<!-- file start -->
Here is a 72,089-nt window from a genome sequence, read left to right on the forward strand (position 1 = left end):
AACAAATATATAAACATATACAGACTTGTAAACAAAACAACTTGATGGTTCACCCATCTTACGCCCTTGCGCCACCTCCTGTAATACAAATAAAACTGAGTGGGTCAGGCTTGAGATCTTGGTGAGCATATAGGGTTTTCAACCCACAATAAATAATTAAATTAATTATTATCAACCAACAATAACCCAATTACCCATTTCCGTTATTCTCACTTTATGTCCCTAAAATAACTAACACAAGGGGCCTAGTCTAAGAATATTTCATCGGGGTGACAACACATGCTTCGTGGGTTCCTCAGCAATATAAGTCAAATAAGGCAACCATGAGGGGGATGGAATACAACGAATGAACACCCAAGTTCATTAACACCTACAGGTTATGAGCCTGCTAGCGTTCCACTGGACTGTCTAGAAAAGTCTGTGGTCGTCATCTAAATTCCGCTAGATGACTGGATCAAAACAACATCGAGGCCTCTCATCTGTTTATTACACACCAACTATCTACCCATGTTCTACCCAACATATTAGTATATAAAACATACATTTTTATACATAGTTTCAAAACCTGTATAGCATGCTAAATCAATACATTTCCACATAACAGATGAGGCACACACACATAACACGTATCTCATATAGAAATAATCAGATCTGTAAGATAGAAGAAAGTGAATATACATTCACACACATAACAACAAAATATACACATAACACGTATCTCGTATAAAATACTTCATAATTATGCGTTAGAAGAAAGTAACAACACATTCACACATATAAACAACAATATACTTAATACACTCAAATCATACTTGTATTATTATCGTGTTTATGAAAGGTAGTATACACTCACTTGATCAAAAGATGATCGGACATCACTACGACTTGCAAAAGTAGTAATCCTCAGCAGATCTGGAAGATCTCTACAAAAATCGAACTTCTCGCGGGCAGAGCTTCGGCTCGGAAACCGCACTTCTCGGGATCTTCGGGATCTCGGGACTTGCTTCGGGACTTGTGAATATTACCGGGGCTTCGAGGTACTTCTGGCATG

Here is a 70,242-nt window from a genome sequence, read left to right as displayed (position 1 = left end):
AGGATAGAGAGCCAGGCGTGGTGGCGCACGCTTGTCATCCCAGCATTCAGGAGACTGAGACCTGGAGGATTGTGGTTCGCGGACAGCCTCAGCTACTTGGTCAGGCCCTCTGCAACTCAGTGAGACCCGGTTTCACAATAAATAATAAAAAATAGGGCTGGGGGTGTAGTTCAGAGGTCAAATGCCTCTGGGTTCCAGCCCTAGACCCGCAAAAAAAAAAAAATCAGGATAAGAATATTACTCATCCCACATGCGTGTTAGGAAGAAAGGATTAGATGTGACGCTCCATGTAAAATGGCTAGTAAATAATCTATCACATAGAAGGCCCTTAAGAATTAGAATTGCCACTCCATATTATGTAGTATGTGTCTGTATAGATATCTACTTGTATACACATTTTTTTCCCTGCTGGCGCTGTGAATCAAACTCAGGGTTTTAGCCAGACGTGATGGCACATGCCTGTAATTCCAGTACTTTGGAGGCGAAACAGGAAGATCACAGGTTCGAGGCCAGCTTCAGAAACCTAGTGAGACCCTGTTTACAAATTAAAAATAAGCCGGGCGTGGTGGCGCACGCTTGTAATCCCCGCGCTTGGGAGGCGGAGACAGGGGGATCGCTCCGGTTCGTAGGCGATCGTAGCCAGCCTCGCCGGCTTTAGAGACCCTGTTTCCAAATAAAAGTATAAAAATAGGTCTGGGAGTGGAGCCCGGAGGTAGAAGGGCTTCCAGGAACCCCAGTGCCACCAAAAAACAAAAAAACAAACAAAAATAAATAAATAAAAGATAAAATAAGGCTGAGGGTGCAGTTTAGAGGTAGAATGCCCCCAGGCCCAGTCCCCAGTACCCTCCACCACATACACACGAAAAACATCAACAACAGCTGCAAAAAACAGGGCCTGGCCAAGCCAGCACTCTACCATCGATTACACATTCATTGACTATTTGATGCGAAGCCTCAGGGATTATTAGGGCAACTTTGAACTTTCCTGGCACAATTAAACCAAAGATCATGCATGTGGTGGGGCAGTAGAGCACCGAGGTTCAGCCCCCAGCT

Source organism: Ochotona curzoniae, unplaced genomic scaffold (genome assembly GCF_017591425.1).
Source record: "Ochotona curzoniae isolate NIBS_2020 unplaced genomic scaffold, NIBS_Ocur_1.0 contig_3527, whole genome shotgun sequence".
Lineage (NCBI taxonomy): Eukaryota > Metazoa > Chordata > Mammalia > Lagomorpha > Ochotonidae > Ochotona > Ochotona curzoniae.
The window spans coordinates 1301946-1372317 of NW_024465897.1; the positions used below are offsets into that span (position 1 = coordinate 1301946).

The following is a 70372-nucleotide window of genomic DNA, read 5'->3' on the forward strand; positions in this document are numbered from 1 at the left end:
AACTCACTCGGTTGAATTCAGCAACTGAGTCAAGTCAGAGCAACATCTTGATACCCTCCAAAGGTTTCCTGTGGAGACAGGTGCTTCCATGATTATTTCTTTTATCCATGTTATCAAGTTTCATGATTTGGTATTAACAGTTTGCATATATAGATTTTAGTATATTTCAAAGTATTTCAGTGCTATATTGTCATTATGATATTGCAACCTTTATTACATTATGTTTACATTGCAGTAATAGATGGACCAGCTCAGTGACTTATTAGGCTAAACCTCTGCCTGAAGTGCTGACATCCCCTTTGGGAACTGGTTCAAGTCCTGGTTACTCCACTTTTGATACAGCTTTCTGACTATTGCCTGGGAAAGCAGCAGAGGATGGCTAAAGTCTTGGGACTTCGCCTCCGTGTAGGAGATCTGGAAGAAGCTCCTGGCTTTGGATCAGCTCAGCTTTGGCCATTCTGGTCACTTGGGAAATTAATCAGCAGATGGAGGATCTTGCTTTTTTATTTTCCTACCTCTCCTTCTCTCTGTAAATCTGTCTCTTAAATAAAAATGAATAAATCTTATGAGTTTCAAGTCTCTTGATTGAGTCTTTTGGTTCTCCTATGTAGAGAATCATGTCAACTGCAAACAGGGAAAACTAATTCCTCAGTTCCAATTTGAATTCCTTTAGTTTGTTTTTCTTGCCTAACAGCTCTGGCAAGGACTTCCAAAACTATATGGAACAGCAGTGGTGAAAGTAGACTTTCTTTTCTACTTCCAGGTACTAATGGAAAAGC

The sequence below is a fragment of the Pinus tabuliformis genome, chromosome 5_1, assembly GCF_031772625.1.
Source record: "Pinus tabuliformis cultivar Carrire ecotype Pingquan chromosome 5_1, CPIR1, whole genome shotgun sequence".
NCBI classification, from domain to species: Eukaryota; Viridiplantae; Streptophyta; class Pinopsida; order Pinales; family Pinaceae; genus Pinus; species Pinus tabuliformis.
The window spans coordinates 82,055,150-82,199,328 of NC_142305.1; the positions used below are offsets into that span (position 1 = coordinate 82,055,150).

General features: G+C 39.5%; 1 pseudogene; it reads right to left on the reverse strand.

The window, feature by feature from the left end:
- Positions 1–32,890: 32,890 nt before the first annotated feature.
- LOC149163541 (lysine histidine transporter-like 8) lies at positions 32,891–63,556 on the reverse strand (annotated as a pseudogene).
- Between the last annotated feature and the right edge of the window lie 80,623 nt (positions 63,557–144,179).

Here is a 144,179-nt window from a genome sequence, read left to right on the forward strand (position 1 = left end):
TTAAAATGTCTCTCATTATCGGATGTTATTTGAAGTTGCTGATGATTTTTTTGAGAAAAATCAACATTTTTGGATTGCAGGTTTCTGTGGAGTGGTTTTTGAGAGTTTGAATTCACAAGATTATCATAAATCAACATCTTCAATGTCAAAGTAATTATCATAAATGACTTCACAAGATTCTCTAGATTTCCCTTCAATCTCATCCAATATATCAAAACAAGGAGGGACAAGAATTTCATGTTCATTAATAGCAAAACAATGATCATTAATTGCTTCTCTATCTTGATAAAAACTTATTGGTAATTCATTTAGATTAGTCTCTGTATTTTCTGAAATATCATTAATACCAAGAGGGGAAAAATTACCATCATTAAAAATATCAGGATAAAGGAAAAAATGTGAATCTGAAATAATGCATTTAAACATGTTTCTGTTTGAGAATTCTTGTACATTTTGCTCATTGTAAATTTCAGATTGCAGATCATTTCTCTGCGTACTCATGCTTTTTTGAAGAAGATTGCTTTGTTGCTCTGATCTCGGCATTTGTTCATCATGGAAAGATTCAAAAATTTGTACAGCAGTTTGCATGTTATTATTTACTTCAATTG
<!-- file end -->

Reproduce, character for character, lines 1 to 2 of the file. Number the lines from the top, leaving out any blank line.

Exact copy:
Here is a 72,089-nt window from a genome sequence, read left to right on the forward strand (position 1 = left end):
AACAAATATATAAACATATACAGACTTGTAAACAAAACAACTTGATGGTTCACCCATCTTACGCCCTTGCGCCACCTCCTGTAATACAAATAAAACTGAGTGGGTCAGGCTTGAGATCTTGGTGAGCATATAGGGTTTTCAACCCACAATAAATAATTAAATTAATTATTATCAACCAACAATAACCCAATTACCCATTTCCGTTATTCTCACTTTATGTCCCTAAAATAACTAACACAAGGGGCCTAGTCTAAGAATATTTCATCGGGGTGACAACACATGCTTCGTGGGTTCCTCAGCAATATAAGTCAAATAAGGCAACCATGAGGGGGATGGAATACAACGAATGAACACCCAAGTTCATTAACACCTACAGGTTATGAGCCTGCTAGCGTTCCACTGGACTGTCTAGAAAAGTCTGTGGTCGTCATCTAAATTCCGCTAGATGACTGGATCAAAACAACATCGAGGCCTCTCATCTGTTTATTACACACCAACTATCTACCCATGTTCTACCCAACATATTAGTATATAAAACATACATTTTTATACATAGTTTCAAAACCTGTATAGCATGCTAAATCAATACATTTCCACATAACAGATGAGGCACACACACATAACACGTATCTCATATAGAAATAATCAGATCTGTAAGATAGAAGAAAGTGAATATACATTCACACACATAACAACAAAATATACACATAACACGTATCTCGTATAAAATACTTCATAATTATGCGTTAGAAGAAAGTAACAACACATTCACACATATAAACAACAATATACTTAATACACTCAAATCATACTTGTATTATTATCGTGTTTATGAAAGGTAGTATACACTCACTTGATCAAAAGATGATCGGACATCACTACGACTTGCAAAAGTAGTAATCCTCAGCAGATCTGGAAGATCTCTACAAAAATCGAACTTCTCGCGGGCAGAGCTTCGGCTCGGAAACCGCACTTCTCGGGATCTTCGGGATCTCGGGACTTGCTTCGGGACTTGTGAATATTACCGGGGCTTCGAGGTACTTCTGGCATG